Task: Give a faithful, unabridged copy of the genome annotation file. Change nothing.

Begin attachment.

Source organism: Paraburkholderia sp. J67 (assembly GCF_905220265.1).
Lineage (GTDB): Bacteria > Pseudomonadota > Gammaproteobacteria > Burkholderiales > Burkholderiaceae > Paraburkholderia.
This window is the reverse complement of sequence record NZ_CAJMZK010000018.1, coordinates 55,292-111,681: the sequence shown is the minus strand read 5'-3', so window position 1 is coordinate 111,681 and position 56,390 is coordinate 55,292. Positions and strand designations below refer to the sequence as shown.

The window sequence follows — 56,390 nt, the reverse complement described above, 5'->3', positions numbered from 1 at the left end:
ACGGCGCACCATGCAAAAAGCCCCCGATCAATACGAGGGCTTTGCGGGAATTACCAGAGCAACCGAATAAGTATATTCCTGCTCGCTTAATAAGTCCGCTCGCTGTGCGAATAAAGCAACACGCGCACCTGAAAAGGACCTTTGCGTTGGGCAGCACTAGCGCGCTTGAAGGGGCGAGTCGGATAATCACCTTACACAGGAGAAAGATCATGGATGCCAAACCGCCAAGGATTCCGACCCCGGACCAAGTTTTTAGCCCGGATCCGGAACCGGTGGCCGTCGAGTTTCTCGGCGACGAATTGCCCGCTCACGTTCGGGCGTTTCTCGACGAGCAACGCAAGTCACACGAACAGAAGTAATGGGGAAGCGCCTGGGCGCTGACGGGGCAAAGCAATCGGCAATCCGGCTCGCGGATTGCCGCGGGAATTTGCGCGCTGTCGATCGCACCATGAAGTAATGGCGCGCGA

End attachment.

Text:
Source organism: Paraburkholderia sp. J67 (assembly GCF_905220265.1).
Lineage (GTDB): Bacteria > Pseudomonadota > Gammaproteobacteria > Burkholderiales > Burkholderiaceae > Paraburkholderia.
This window is the reverse complement of sequence record NZ_CAJMZK010000018.1, coordinates 55,292-111,681: the sequence shown is the minus strand read 5'-3', so window position 1 is coordinate 111,681 and position 56,390 is coordinate 55,292. Positions and strand designations below refer to the sequence as shown.

The window sequence follows — 56,390 nt, the reverse complement described above, 5'->3', positions numbered from 1 at the left end:
ACGGCGCACCATGCAAAAAGCCCCCGATCAATACGAGGGCTTTGCGGGAATTACCAGAGCAACCGAATAAGTATATTCCTGCTCGCTTAATAAGTCCGCTCGCTGTGCGAATAAAGCAACACGCGCACCTGAAAAGGACCTTTGCGTTGGGCAGCACTAGCGCGCTTGAAGGGGCGAGTCGGATAATCACCTTACACAGGAGAAAGATCATGGATGCCAAACCGCCAAGGATTCCGACCCCGGACCAAGTTTTTAGCCCGGATCCGGAACCGGTGGCCGTCGAGTTTCTCGGCGACGAATTGCCCGCTCACGTTCGGGCGTTTCTCGACGAGCAACGCAAGTCACACGAACAGAAGTAATGGGGAAGCGCCTGGGCGCTGACGGGGCAAAGCAATCGGCAATCCGGCTCGCGGATTGCCGCGGGAATTTGCGCGCTGTCGATCGCACCATGAAGTAATGGCGCGCGA